Plugged In: Brett Yormark, Brooklyn Sports & Entertainment
Plugged In: Brett Yormark, Brooklyn Sports & EntertainmentPublished October 9, 2017
Brooklyn Sports & Entertainment recently marked its five-year anniversary since opening Barclays Center, the centerpiece of the company’s entertainment portfolio led by CEO Brett Yormark. BSE now includes the NBA Nets, Barclays Center, the business operations of the New York Islanders, NYCB Live at Nassau Coliseum, the G League Long Island Nets and a partnership in the Paramount Theatre in Brooklyn and Webster Hall in New York City. Longtime industry veteran Yormark has been leading BSE since its inception and has played a key role in the company’s ambitious efforts to grow into a major entertainment player. After five years, more changes are ahead with a possible sale of the Nets and other new programming efforts.
What we need to consistently do is create a point of differentiation because of the competitive landscape.”
On how the Barclays Center programming strategy has evolved over the past five years: When we first got to Brooklyn, it was about the volume of events and the variety. We wanted to test as much as we could to determine what the appetite of the fan was. What has changed is that we had to evolve into being a big event business and making sure we are bringing events to the building that matter the most. When you look at the past five years, we came to Brooklyn as operators of a team and of a building. In a short period of time, we have the Nets and the Islanders, we have the G League Long Island Nets and the other venues and our training center. We have offices now in Brooklyn and a sales office on Park Avenue and in Los Angeles and potentially one in London. It’s been a fast-paced and exciting five years.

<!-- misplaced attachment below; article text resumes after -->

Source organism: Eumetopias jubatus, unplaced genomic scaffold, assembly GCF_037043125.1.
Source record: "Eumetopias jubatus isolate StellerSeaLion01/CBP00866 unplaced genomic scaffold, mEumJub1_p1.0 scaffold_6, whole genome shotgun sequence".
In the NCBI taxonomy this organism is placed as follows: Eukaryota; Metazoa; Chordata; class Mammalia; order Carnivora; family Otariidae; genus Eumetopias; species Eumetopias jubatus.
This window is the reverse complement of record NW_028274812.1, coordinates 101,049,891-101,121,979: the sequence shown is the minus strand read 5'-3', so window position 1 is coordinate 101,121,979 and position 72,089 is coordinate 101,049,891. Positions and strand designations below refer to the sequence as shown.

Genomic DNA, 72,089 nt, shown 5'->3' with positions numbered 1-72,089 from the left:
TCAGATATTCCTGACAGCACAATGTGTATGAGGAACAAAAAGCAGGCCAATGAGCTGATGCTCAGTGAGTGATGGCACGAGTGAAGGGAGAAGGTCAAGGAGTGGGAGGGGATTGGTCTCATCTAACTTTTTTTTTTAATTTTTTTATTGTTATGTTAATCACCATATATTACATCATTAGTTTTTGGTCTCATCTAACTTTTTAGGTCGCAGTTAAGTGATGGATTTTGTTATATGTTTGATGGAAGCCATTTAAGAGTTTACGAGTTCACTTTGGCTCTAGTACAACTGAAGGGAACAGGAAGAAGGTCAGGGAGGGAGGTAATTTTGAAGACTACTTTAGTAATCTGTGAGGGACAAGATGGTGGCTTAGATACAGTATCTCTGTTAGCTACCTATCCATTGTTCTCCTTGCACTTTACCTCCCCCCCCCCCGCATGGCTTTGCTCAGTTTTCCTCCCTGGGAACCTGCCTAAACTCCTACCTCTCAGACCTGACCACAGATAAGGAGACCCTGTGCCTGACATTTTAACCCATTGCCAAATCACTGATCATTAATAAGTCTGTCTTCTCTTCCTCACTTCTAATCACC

On the challenges of operating Barclays Center: What we need to consistently do is create a point of differentiation because of the competitive landscape. We constantly emphasize Brooklyn as a market that has a cool and hip factor. It’s the combination that creates a reason for artists to come here for the first time and to keep coming back. We have to be mindful of maintaining the cost structure. At the end of the day, it’s great that your food is terrific, but artists want to make money and I have to keep an eye of managing our cost structure so artists and events can come here and make money.
On the Islanders’ business struggles at Barclays Center: The economics just don’t work. It’s a Long Island team trying to create a fan base in Brooklyn, and to date it has been met with very modest success and not at the numbers we have hoped.
On his favorite event in the arena’s five-year history: There have been so many, but it has to be opening night with Jay Z. There will be nothing to compare to that given our journey and so many naysayers. It was the crowning validation of an almost nine-year journey into Brooklyn.
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